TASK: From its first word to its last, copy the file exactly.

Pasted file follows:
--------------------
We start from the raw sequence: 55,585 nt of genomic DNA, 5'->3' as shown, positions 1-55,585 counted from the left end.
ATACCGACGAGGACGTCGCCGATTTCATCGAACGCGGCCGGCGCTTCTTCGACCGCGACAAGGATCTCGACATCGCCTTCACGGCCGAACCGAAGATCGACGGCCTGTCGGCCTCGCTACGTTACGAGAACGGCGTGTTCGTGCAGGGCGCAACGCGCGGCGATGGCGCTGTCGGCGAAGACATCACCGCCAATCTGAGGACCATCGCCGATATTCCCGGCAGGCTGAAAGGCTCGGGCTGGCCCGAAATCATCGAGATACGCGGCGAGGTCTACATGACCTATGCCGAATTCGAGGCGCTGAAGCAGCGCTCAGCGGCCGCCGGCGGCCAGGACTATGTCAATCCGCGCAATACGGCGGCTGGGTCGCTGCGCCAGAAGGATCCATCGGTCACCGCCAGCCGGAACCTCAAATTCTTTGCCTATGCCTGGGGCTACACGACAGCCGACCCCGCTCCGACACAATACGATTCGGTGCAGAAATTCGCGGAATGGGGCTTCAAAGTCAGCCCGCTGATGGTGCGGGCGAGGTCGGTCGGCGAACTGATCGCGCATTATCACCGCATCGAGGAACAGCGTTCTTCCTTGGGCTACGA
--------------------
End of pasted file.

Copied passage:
We start from the raw sequence: 55,585 nt of genomic DNA, 5'->3' as shown, positions 1-55,585 counted from the left end.
ATACCGACGAGGACGTCGCCGATTTCATCGAACGCGGCCGGCGCTTCTTCGACCGCGACAAGGATCTCGACATCGCCTTCACGGCCGAACCGAAGATCGACGGCCTGTCGGCCTCGCTACGTTACGAGAACGGCGTGTTCGTGCAGGGCGCAACGCGCGGCGATGGCGCTGTCGGCGAAGACATCACCGCCAATCTGAGGACCATCGCCGATATTCCCGGCAGGCTGAAAGGCTCGGGCTGGCCCGAAATCATCGAGATACGCGGCGAGGTCTACATGACCTATGCCGAATTCGAGGCGCTGAAGCAGCGCTCAGCGGCCGCCGGCGGCCAGGACTATGTCAATCCGCGCAATACGGCGGCTGGGTCGCTGCGCCAGAAGGATCCATCGGTCACCGCCAGCCGGAACCTCAAATTCTTTGCCTATGCCTGGGGCTACACGACAGCCGACCCCGCTCCGACACAATACGATTCGGTGCAGAAATTCGCGGAATGGGGCTTCAAAGTCAGCCCGCTGATGGTGCGGGCGAGGTCGGTCGGCGAACTGATCGCGCATTATCACCGCATCGAGGAACAGCGTTCTTCCTTGGGCTACGA